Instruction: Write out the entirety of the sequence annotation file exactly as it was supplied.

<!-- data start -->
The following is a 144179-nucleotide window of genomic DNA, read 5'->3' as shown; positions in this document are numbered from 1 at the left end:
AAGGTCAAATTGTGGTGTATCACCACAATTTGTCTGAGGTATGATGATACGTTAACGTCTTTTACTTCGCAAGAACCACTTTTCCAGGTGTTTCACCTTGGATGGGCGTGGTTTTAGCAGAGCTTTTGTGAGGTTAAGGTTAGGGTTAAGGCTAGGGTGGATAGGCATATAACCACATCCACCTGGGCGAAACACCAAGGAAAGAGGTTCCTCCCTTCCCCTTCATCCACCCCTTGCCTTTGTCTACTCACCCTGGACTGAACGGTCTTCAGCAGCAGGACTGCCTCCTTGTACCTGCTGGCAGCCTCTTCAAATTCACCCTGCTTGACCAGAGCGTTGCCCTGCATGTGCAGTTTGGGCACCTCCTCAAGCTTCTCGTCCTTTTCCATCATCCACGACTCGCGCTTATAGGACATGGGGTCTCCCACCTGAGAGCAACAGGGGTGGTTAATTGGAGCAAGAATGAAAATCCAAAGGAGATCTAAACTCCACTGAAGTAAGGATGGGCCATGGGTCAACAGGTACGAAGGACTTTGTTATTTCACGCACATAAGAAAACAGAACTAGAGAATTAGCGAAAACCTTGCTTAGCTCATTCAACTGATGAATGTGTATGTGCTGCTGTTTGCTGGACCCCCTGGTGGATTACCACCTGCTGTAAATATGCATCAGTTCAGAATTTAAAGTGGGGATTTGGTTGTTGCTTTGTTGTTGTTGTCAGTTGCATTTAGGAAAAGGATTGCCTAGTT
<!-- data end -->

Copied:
The following is a 144179-nucleotide window of genomic DNA, read 5'->3' as shown; positions in this document are numbered from 1 at the left end:
AAGGTCAAATTGTGGTGTATCACCACAATTTGTCTGAGGTATGATGATACGTTAACGTCTTTTACTTCGCAAGAACCACTTTTCCAGGTGTTTCACCTTGGATGGGCGTGGTTTTAGCAGAGCTTTTGTGAGGTTAAGGTTAGGGTTAAGGCTAGGGTGGATAGGCATATAACCACATCCACCTGGGCGAAACACCAAGGAAAGAGGTTCCTCCCTTCCCCTTCATCCACCCCTTGCCTTTGTCTACTCACCCTGGACTGAACGGTCTTCAGCAGCAGGACTGCCTCCTTGTACCTGCTGGCAGCCTCTTCAAATTCACCCTGCTTGACCAGAGCGTTGCCCTGCATGTGCAGTTTGGGCACCTCCTCAAGCTTCTCGTCCTTTTCCATCATCCACGACTCGCGCTTATAGGACATGGGGTCTCCCACCTGAGAGCAACAGGGGTGGTTAATTGGAGCAAGAATGAAAATCCAAAGGAGATCTAAACTCCACTGAAGTAAGGATGGGCCATGGGTCAACAGGTACGAAGGACTTTGTTATTTCACGCACATAAGAAAACAGAACTAGAGAATTAGCGAAAACCTTGCTTAGCTCATTCAACTGATGAATGTGTATGTGCTGCTGTTTGCTGGACCCCCTGGTGGATTACCACCTGCTGTAAATATGCATCAGTTCAGAATTTAAAGTGGGGATTTGGTTGTTGCTTTGTTGTTGTTGTCAGTTGCATTTAGGAAAAGGATTGCCTAGTT